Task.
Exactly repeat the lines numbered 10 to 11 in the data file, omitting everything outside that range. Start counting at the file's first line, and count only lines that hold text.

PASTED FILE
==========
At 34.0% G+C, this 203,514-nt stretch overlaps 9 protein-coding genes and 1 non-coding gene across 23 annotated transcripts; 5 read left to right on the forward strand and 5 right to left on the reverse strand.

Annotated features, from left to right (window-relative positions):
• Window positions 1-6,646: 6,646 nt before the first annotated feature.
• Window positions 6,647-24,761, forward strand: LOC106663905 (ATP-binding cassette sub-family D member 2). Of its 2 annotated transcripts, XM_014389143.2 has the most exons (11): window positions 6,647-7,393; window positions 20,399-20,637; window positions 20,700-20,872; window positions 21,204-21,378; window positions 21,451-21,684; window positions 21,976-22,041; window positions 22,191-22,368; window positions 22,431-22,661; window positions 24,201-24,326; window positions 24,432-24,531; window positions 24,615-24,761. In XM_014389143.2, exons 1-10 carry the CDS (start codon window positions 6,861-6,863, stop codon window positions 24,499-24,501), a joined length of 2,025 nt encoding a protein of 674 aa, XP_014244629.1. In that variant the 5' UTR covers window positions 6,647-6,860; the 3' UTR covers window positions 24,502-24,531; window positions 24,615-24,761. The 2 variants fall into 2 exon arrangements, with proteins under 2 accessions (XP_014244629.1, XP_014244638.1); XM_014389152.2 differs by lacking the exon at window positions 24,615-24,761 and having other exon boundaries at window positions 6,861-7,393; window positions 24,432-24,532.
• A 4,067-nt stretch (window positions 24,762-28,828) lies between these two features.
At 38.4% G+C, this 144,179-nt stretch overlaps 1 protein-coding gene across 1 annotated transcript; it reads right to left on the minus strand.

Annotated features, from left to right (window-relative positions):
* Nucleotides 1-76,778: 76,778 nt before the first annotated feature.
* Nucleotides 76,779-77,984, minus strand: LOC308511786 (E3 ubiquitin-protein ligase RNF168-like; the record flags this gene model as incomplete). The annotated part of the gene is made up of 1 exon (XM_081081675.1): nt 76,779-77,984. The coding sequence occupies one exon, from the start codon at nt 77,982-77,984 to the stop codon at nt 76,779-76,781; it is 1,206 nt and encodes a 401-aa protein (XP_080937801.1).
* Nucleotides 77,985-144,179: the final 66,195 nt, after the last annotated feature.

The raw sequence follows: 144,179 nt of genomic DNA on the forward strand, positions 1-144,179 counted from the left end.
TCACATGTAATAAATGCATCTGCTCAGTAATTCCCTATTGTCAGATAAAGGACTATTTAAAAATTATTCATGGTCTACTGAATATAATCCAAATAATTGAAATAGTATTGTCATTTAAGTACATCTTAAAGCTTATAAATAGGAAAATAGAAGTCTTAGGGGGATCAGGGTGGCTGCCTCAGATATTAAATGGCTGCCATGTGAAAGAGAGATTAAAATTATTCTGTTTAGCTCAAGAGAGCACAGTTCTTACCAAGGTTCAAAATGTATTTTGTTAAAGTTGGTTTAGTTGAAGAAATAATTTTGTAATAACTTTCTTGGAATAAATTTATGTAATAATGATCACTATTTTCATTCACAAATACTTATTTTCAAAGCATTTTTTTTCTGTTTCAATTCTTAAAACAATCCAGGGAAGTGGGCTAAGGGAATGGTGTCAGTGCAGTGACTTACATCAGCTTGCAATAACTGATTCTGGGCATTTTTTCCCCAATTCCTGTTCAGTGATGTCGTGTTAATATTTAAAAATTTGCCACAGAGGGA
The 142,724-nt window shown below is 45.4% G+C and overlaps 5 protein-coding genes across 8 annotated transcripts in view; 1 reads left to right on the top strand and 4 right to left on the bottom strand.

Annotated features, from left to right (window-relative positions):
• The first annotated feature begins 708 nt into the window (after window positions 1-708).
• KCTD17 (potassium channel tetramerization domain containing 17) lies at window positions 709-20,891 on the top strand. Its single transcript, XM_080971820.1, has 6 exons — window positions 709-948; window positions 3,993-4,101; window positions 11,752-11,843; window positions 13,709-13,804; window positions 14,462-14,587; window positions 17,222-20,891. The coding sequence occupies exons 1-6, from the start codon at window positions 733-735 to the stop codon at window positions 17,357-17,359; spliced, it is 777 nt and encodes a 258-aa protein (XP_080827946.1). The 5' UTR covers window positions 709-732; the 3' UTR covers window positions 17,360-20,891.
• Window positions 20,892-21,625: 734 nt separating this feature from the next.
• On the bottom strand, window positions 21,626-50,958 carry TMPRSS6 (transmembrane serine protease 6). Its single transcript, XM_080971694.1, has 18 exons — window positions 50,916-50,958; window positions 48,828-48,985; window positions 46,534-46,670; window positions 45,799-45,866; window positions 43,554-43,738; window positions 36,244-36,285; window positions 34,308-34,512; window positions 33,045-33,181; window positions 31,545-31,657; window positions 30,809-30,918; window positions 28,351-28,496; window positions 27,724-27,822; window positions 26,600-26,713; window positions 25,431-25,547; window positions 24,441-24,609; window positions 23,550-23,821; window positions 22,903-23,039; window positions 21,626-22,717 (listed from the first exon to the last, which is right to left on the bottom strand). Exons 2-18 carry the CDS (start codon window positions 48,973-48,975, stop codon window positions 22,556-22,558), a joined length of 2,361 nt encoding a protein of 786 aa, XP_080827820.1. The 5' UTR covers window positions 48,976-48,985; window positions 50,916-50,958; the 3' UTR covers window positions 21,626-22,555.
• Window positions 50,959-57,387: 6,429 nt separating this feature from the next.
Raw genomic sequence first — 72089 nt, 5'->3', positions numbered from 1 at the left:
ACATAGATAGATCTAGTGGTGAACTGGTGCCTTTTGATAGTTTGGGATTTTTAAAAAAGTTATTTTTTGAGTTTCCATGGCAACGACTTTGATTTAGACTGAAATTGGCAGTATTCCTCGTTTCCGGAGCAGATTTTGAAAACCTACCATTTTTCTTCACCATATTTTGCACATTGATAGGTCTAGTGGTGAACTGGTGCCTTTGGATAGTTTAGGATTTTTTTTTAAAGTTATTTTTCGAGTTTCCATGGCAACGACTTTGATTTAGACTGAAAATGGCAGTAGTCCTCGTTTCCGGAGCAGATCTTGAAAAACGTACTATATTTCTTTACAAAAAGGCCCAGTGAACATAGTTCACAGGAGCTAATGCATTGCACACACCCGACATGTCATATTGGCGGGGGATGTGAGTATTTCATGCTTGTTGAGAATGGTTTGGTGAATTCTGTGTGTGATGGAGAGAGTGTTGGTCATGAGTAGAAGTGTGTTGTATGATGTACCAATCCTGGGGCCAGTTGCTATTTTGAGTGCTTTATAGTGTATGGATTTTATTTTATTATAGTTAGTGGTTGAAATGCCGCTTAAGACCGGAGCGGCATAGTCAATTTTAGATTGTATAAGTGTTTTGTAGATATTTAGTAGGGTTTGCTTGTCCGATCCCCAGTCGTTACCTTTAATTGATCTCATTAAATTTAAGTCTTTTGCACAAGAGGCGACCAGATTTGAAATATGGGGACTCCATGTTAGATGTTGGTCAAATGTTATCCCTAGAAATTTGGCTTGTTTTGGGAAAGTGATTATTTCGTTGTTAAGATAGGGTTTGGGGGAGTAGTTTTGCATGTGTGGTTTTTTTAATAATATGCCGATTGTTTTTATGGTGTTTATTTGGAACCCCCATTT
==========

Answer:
* Nucleotides 77,985-144,179: the final 66,195 nt, after the last annotated feature.

The raw sequence follows: 144,179 nt of genomic DNA on the forward strand, positions 1-144,179 counted from the left end.